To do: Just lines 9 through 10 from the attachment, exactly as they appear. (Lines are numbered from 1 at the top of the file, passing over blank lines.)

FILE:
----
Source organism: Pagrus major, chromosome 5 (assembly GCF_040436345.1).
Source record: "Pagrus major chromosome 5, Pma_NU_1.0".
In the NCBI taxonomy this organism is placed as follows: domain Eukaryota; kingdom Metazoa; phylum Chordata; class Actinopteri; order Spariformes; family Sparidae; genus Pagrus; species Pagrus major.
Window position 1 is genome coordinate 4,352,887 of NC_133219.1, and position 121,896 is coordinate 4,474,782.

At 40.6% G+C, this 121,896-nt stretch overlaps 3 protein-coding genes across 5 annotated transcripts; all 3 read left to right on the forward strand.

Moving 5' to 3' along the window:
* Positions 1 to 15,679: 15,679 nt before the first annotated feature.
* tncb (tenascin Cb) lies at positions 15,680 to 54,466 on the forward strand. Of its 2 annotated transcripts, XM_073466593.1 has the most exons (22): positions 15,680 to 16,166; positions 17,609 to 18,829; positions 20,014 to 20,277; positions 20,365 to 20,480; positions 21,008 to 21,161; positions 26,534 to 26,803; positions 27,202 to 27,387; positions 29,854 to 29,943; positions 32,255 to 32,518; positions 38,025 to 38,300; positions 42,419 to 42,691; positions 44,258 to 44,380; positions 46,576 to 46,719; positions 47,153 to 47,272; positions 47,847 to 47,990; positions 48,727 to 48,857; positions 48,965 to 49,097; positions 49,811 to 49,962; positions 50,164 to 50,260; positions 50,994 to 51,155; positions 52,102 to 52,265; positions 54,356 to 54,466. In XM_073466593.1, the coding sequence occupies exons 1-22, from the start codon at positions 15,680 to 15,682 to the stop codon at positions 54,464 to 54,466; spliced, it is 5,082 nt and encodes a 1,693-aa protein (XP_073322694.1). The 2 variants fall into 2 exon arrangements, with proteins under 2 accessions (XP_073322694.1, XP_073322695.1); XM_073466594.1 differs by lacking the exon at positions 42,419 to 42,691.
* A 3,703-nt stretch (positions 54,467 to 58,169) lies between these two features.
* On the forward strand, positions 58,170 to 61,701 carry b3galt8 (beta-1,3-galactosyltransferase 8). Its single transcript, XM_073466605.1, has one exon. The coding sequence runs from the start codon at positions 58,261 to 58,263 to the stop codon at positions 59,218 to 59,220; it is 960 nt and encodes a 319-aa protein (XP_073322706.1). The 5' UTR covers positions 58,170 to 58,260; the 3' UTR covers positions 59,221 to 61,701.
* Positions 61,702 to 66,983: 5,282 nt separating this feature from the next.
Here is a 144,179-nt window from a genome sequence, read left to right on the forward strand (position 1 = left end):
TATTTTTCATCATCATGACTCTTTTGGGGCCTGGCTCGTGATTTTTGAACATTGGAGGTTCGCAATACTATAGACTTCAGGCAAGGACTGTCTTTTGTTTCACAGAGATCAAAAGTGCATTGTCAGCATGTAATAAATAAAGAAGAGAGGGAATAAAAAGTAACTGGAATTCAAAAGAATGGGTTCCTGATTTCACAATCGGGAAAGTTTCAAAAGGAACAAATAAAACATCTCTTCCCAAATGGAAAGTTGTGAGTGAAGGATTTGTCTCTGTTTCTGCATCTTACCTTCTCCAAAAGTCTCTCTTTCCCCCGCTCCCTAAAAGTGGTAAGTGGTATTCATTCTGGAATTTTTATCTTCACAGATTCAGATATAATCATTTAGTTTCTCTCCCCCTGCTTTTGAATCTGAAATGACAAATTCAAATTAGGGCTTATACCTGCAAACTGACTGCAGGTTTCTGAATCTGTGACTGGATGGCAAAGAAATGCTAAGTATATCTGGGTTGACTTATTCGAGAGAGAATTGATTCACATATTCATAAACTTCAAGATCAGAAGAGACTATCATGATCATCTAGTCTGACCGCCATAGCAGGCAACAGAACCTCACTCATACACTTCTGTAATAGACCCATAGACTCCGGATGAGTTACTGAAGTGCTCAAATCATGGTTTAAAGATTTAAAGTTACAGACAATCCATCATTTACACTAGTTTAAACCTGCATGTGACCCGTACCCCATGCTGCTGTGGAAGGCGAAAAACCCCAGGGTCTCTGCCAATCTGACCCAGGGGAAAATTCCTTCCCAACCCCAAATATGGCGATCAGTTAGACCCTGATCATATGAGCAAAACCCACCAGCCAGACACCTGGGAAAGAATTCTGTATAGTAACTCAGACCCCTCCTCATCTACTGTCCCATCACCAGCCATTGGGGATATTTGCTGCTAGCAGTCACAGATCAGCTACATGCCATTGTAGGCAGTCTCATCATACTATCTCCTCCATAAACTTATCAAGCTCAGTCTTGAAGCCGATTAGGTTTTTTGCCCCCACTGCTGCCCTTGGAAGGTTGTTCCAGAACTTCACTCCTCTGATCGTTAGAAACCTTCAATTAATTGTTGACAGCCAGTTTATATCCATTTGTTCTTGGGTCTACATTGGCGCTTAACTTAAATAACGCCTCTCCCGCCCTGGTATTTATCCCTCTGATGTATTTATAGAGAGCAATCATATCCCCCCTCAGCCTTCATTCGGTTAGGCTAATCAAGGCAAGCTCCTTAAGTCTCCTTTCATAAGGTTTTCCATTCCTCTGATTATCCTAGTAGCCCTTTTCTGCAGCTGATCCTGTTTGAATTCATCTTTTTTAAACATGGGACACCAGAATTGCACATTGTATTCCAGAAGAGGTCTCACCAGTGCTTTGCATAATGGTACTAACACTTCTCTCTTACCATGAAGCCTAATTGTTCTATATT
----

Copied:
* A 3,703-nt stretch (positions 54,467 to 58,169) lies between these two features.
* On the forward strand, positions 58,170 to 61,701 carry b3galt8 (beta-1,3-galactosyltransferase 8). Its single transcript, XM_073466605.1, has one exon. The coding sequence runs from the start codon at positions 58,261 to 58,263 to the stop codon at positions 59,218 to 59,220; it is 960 nt and encodes a 319-aa protein (XP_073322706.1). The 5' UTR covers positions 58,170 to 58,260; the 3' UTR covers positions 59,221 to 61,701.